The fact that A Good Day to Die Hard returns the Die Hard series to its R-rated roots — thereby allowing the use of “Yippee ki-yay, motherfucker” — and the fact that it looks bound to make a decent chunk of money doesn’t change the fact that this latest entry is pretty dire. And I’m being kind. It’s the sort of film that may please those whose only requirement is that Bruce Willis is onscreen, or those who only care if “shit blows up real neat,” but otherwise this is one tedious mess of a movie — and a noisy one at that. It manages to have only the barest of plots, yet somehow makes even that incoherent and undeveloped. And as if that wasn’t enough, there’s the casting. Apart from Willis, the cast is — well, the biggest name is probably Cole Hauser. Willis is saddled with a son played by some beefcake du jour named Jai Courtney (a great pity his last name isn’t “Guru Deva” or we’d be on our way to a Beatles song). Sonny has landed in the Russian hoosegow, so Willis wanders over to help, resulting in a lot of car chases, shooting, explosions, crashes, and billions of rubles in property damage — none of which seems to even interest the Russian police. Turns out the son is really a CIA operative on a mission that’s never really explained and probably doesn’t matter. The theory seems to be that all that matters is that there are bad guys to be shot by our heroes and bad guys shooting at our heroes. There are double crosses and triple crosses, more property damage, a preposterous climax at Chernobyl, and more apparent lack of interest in any of this by the actual Russian government. The bad guys die violently, the good guys go home, I wanted to go to sleep.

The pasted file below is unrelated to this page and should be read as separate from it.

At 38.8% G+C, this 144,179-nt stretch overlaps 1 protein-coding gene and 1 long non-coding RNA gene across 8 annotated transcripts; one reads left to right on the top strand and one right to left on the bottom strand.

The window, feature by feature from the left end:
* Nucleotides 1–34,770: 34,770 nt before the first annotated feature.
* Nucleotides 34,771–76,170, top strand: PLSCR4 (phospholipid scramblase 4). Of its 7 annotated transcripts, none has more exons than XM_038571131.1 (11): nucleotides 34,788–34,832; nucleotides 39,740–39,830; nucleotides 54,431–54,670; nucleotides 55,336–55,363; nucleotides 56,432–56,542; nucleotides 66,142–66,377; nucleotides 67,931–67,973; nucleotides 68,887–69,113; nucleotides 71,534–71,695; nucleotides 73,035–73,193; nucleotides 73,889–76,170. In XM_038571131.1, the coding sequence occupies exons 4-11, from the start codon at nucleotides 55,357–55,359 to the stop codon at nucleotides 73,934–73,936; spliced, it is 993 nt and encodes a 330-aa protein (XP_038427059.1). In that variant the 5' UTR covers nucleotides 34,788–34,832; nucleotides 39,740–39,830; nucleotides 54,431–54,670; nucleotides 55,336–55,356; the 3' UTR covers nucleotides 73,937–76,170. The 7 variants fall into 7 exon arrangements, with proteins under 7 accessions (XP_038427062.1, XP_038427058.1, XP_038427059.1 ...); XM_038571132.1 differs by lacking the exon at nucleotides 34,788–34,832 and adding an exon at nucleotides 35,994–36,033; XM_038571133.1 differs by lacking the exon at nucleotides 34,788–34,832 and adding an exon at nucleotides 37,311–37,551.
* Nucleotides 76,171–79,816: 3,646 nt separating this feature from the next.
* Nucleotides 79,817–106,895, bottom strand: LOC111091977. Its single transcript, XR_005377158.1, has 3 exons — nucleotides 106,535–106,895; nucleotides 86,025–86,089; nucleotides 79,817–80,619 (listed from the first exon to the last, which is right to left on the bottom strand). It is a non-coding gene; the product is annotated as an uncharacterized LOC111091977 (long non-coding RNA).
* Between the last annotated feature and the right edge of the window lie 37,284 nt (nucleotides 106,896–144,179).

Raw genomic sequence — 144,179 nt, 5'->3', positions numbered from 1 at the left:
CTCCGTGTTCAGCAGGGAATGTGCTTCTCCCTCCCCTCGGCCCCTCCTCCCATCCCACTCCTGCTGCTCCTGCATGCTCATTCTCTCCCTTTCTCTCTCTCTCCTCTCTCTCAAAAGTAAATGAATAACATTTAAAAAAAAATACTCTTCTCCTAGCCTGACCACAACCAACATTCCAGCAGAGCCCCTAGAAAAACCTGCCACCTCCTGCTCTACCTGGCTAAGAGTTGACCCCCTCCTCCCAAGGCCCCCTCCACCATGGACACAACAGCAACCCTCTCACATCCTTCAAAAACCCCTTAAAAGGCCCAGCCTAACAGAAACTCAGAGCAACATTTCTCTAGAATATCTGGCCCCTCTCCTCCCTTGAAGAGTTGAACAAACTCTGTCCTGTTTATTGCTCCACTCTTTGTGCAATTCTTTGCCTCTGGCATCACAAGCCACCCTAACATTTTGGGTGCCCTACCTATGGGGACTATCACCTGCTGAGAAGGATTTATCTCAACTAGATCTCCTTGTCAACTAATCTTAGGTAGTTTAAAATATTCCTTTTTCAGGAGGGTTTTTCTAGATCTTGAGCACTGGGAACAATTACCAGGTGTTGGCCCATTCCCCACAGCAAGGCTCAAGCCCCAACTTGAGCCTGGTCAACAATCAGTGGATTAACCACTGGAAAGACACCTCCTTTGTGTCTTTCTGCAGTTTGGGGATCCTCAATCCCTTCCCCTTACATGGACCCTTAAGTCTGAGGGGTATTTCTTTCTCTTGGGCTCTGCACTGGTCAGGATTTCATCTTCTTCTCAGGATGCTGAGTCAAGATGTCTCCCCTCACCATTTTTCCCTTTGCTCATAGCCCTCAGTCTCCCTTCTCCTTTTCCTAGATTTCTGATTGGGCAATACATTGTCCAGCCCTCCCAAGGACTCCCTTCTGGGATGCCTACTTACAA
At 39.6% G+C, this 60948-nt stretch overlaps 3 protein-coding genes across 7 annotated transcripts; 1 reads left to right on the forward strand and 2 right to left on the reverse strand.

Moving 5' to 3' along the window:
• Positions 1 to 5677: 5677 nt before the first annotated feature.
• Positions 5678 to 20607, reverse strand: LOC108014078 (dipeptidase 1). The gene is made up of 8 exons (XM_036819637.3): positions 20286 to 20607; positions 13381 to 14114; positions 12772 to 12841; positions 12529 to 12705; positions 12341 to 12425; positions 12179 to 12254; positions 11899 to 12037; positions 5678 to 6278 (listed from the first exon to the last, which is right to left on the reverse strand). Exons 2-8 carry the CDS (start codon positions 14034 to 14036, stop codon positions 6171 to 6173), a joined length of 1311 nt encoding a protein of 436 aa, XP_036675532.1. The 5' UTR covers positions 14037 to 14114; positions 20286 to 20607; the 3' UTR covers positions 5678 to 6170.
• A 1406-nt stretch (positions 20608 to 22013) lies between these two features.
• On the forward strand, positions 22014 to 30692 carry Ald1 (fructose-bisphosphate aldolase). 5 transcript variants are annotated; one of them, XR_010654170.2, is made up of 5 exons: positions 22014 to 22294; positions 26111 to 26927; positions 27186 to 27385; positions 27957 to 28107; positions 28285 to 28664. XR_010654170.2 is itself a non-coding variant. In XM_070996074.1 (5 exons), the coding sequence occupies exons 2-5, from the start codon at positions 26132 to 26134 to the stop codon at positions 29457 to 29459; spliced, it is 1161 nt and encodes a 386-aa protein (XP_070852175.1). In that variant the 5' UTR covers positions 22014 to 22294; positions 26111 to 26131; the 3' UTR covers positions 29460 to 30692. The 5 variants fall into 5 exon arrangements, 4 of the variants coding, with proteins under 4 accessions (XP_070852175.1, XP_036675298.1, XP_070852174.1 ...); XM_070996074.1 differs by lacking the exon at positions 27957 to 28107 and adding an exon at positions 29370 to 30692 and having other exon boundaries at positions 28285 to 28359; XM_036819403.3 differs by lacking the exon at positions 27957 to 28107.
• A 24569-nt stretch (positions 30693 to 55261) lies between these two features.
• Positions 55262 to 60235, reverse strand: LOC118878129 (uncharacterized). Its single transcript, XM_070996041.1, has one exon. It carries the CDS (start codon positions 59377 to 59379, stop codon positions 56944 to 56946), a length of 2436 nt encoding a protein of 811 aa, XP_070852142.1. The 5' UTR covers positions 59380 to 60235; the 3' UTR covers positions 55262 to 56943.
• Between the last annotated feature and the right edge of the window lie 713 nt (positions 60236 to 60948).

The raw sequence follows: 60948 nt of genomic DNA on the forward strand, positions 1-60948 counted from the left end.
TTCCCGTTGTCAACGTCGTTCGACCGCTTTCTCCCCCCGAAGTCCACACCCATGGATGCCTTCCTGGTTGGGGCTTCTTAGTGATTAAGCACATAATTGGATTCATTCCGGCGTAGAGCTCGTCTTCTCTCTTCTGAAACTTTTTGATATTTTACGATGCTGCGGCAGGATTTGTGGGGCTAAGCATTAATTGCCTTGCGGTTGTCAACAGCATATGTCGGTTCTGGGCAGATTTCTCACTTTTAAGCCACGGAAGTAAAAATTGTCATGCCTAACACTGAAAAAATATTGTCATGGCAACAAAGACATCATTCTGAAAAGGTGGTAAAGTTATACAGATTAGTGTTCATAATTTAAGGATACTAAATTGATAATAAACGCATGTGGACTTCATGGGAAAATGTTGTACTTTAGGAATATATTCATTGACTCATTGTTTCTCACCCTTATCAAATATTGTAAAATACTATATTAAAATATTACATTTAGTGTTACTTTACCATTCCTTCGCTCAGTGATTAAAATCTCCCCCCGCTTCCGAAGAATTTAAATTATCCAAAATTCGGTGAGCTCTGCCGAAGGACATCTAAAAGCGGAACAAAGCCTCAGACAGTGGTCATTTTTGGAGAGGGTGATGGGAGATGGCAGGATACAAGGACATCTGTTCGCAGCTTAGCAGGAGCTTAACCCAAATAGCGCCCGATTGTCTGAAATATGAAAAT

Director: John Moore
Writer: Skip Woods and Roderick Thorp
Producer: Alex Young
Cast: Bruce Willis, Mary Elizabeth Winstead, Jai Courtney, Patrick Stewart, Megalyn Echikunwoke, Yuliya Snigir, Amaury Nolasco, Cole Hauser, Anne Vyalitsyna and Sebastian Koch